#100DaysOfHorror (2020) Part 3
#100DaysOfHorror 2020 Part 3
Here’s where my FrightFest coverage starts, with a new South Korean blockbuster thrown in, along with one film from TV and one streamed. All very different… and the creepiest of this lot is surely Dread.
#80 Sky Sharks (dir Mark Fehse, Germany, 2020)
Ludicrously amazing, and what a great opener for FrightFest! Well, I thought so, anyway, but I was surprised to discover a large proportion of FrightFest pass holders did not think so much of it, finding the plot stupid, rather than fun. Oh well.
#79 Peninsula AKA Train to Busan Presents: Peninsula (dir Yeon Sang-ho, South Korea, 2020)
Nothing wrong with #Peninsula … Just keep your expectations under control. If you’re a fan of Train to Busan – and most people who’ve seen it seem to be – this follow-up may well disappoint. It’s bigger, but not as original. I would suspect people who have not seen Train will be more likely to rate Peninsula, and all three films in that universe work just fine on their own. Find out more in my full review.
#78 Dread (dir Anthony DiBlasi, UK/USA, 2009)
I’m always nervous about watching an adaptation from a favorite author, but Clive Barker’s malicious vulture tone is right here. Actually liked this a lot more than I expected to: scary, effective, and nightmarish. I do think that adaptations of short stories can be more successful than novels sometimes, purely because it’s more feasible to fit everything into a film. I’d love it if more of the “Books of Blood” were adapted for the big screen.
#77 There’s No Such Thing as Vampires (dir Logan Thomas, USA, 2020)
Fun adventure horror with a retro style and soundtrack to match. Car chases, blood, romance, a snarling baddie, a few genre in-jokes, and a cameo from Meg Foster. A great example of a low-budget film clearly made by horror fans which are neither cheap in appearance nor tries too hard. Find out more in my full review.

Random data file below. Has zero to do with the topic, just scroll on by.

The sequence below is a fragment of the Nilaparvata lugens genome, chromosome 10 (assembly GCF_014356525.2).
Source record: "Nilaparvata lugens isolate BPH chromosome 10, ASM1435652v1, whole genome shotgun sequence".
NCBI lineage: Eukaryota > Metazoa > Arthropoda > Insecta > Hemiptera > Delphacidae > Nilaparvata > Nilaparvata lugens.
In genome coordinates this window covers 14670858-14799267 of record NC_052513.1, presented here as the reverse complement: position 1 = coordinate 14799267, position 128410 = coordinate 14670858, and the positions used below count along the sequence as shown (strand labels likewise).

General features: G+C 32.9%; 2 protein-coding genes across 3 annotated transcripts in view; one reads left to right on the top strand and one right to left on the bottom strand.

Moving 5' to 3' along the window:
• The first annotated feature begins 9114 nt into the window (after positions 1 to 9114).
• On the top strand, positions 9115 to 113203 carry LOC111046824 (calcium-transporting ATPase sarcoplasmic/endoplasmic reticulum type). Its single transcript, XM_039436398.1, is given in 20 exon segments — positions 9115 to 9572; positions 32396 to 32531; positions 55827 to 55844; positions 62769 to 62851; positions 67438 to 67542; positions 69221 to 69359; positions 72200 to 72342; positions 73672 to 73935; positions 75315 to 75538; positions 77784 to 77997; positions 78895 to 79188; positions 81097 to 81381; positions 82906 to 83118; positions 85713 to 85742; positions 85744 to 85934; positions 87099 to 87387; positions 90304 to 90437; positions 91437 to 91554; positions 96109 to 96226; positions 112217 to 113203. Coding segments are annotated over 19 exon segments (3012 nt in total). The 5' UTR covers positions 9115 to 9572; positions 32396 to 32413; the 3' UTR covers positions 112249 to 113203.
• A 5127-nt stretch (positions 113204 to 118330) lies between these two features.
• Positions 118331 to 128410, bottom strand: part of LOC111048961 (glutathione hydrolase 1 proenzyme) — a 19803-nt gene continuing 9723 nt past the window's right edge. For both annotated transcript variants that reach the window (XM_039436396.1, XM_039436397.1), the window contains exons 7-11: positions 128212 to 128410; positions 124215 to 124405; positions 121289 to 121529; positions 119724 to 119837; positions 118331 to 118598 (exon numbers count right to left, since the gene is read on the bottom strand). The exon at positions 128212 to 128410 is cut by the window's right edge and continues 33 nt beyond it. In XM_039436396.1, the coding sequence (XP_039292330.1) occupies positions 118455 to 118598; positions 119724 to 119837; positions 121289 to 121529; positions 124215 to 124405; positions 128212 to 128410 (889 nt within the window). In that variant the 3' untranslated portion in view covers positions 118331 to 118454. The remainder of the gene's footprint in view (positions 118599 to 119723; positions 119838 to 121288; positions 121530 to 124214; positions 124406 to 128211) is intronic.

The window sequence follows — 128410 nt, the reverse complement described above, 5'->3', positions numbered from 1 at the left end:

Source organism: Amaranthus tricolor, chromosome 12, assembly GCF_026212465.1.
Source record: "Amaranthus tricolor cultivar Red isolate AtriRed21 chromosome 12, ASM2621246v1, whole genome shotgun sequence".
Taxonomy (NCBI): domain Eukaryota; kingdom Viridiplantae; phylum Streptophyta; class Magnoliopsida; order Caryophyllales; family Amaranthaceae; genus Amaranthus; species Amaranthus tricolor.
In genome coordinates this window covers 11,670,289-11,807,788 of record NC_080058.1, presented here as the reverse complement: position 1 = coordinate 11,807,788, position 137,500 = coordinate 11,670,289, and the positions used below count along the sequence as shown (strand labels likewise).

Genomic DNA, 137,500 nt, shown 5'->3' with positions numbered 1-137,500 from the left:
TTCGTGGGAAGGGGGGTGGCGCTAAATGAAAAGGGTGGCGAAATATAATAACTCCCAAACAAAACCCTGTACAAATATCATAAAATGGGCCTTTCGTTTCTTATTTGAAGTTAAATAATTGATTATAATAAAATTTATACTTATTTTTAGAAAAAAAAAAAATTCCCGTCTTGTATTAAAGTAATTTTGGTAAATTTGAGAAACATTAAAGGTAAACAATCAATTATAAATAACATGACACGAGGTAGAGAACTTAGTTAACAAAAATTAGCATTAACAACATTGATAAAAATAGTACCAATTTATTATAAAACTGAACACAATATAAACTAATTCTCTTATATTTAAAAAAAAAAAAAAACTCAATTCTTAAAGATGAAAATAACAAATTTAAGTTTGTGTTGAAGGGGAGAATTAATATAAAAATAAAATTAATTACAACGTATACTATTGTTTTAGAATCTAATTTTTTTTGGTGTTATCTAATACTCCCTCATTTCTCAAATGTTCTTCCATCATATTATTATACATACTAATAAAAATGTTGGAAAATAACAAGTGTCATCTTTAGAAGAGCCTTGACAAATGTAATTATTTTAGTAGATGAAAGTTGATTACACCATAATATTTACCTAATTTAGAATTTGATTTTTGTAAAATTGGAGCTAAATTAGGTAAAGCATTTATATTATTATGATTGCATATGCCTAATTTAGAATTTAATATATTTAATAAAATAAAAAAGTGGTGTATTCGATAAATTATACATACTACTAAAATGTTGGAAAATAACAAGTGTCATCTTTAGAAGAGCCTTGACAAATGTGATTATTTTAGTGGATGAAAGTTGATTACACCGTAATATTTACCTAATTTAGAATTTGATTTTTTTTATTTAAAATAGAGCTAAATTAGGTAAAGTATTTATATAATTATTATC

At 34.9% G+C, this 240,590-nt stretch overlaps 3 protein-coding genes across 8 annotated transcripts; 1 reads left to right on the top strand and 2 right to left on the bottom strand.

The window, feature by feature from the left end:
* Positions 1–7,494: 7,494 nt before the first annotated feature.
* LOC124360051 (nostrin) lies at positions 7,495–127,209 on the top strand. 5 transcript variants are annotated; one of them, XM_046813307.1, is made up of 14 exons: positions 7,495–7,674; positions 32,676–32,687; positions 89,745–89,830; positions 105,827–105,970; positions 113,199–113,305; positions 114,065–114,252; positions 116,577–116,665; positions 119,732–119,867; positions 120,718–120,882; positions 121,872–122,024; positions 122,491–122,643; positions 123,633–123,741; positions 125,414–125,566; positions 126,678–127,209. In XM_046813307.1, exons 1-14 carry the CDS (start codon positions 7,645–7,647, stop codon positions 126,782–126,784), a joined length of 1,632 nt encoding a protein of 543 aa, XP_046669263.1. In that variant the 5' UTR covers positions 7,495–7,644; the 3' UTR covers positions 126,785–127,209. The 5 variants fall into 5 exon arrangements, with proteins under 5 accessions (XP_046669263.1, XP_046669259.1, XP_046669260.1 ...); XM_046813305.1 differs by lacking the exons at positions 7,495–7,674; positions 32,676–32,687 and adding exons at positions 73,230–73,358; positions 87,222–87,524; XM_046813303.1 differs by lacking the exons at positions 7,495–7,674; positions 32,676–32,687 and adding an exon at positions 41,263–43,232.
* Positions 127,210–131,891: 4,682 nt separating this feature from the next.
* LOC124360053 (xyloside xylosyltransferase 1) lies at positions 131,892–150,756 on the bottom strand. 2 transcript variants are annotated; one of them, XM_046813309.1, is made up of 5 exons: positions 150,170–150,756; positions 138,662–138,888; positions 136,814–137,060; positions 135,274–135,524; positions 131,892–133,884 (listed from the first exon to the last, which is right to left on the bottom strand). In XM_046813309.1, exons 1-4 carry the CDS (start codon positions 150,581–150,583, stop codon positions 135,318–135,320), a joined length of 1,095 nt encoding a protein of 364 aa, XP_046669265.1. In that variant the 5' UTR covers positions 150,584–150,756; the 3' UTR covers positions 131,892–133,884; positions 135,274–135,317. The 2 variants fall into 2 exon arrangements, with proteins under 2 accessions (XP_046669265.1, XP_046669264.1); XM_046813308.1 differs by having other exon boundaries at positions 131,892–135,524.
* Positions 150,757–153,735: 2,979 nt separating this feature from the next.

#76 Wildling (dir Friedrich Böhm, USA, 2018)
Kicked myself that I hadn’t watched Wildling sooner when I discovered Brad Dourif was in it; not a huge part, but he is involved in setting the scene. An interesting tale of self-discovery and coming of age, with a similar arc to Border. And the acting and cinematography alike were beautiful.
#75 The Honeymoon Phase (dir Philip G. Carroll Jr, USA, 2020)
A sci-fi thriller about how a couple might not know each other as well as they think. Intriguing, and nicely made, for sure, but it was also pretty patchy, with odd plot strands that weren’t explored, and an unsatisfying ending. Can’t win them all. Find out more in my full review.
#74 I Am Lisa (dir Patrick Rea, USA, 2020)
Fun (not funny) fantasy/revenge horror about women and power. That’s not to say all the characters are women, or all the women are good guys: there’s a proper blend. A sneering baddie in this film is a woman, as are most of her thugs. It’s also about bullies and victims, and although the plot is like a twisted fairy tale, there’s actually a lot more nuance here than you’d first expect. Find out more in my full review.
#73 Hail To The Deadites (dir Steve Villeneuve, Canada, 2020)
A love letter to the groupies of the Evil Dead trilogy, known as “Deadites”, this film was fun and affectionate and made me really miss going to comic and horror conventions. Oh and I have over 20 films I must watch in the next couple of weeks, but – thanks to Hail To The Deadites – I only want to watch The Evil Dead. Find out why it grabbed me so much in my full review.
#72 Triggered (dir Alistair Orr, South Africa, 2020)
I liked this film about young people and explosives in the forest a great deal. It wasn’t perfect, but it was entertaining and engaging all the way through, with the right amount of internal logic, explanation, occasional sarcastic wit, and plenty of blood. The kind of film where you’re not really sure if any of them deserve to make it through the night, and so rather than rooting for anyone, you just enjoy the twists and turns. Find out more about this over-the-top, low-budget riot of a film in my full review.
#71 A Ghost Waits (dir Adam Stovall, USA, 2020)
A romantic horror – yes! I love those – about two modest, lonely people, one of whom has been dead for a couple of centuries. I really felt some of the dialogue: “When you don’t want anything, it’s easy to let others tell you what you want.” Definitely one of the best films from this FrightFest. Find out more in my full review.